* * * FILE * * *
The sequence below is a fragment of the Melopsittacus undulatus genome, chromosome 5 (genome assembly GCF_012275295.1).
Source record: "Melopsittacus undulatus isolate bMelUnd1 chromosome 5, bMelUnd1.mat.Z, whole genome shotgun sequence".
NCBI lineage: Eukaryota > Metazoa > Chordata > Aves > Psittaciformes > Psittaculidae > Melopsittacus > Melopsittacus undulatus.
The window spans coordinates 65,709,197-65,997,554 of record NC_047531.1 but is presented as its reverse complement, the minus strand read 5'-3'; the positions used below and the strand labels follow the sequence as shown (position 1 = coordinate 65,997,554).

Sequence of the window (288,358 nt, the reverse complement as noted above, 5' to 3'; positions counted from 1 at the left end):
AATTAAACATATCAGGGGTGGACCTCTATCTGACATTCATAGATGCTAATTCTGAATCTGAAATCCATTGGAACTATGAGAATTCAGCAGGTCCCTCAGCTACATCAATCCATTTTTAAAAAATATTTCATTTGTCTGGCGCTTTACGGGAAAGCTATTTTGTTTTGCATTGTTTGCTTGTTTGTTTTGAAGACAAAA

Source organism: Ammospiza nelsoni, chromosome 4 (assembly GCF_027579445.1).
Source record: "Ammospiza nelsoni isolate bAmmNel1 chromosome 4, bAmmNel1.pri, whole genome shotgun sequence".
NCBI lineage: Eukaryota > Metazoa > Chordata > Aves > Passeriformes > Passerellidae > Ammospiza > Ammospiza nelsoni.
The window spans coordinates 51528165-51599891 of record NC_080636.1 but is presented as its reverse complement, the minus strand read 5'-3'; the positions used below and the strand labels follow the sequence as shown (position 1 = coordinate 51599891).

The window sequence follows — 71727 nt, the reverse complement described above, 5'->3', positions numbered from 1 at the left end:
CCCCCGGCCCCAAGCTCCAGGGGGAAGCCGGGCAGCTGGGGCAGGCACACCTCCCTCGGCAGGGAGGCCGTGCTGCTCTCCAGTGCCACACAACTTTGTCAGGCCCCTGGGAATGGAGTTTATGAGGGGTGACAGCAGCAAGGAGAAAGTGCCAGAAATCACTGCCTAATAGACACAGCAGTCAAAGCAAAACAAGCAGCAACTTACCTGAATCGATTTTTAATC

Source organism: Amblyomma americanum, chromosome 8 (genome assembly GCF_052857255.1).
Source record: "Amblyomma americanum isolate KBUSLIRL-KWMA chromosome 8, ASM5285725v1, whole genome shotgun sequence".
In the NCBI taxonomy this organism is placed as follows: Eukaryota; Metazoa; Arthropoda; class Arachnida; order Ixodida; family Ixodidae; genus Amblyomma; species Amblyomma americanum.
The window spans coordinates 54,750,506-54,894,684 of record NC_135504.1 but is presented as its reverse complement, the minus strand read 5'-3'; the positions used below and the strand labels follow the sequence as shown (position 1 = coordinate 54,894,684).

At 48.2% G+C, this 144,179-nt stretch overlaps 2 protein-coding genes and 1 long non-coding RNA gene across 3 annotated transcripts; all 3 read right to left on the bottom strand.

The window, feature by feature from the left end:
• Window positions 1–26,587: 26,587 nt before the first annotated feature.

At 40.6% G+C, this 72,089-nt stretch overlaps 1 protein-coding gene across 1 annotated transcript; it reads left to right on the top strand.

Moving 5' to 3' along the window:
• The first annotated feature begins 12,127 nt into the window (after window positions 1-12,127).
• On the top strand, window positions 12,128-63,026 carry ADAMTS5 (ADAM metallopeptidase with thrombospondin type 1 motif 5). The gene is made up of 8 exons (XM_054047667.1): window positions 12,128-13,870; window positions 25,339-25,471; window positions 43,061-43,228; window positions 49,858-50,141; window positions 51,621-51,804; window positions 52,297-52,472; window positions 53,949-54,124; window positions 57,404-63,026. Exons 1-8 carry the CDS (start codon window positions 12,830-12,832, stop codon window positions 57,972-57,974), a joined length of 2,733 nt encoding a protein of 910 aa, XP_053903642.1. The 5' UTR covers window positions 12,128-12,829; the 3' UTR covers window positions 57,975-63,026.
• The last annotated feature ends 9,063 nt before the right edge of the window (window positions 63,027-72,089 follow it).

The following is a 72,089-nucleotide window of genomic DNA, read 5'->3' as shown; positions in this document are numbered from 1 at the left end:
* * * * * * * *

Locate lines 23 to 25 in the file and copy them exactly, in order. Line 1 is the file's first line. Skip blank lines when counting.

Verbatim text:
• On the top strand, window positions 12,128-63,026 carry ADAMTS5 (ADAM metallopeptidase with thrombospondin type 1 motif 5). The gene is made up of 8 exons (XM_054047667.1): window positions 12,128-13,870; window positions 25,339-25,471; window positions 43,061-43,228; window positions 49,858-50,141; window positions 51,621-51,804; window positions 52,297-52,472; window positions 53,949-54,124; window positions 57,404-63,026. Exons 1-8 carry the CDS (start codon window positions 12,830-12,832, stop codon window positions 57,972-57,974), a joined length of 2,733 nt encoding a protein of 910 aa, XP_053903642.1. The 5' UTR covers window positions 12,128-12,829; the 3' UTR covers window positions 57,975-63,026.
• The last annotated feature ends 9,063 nt before the right edge of the window (window positions 63,027-72,089 follow it).

The following is a 72,089-nucleotide window of genomic DNA, read 5'->3' as shown; positions in this document are numbered from 1 at the left end: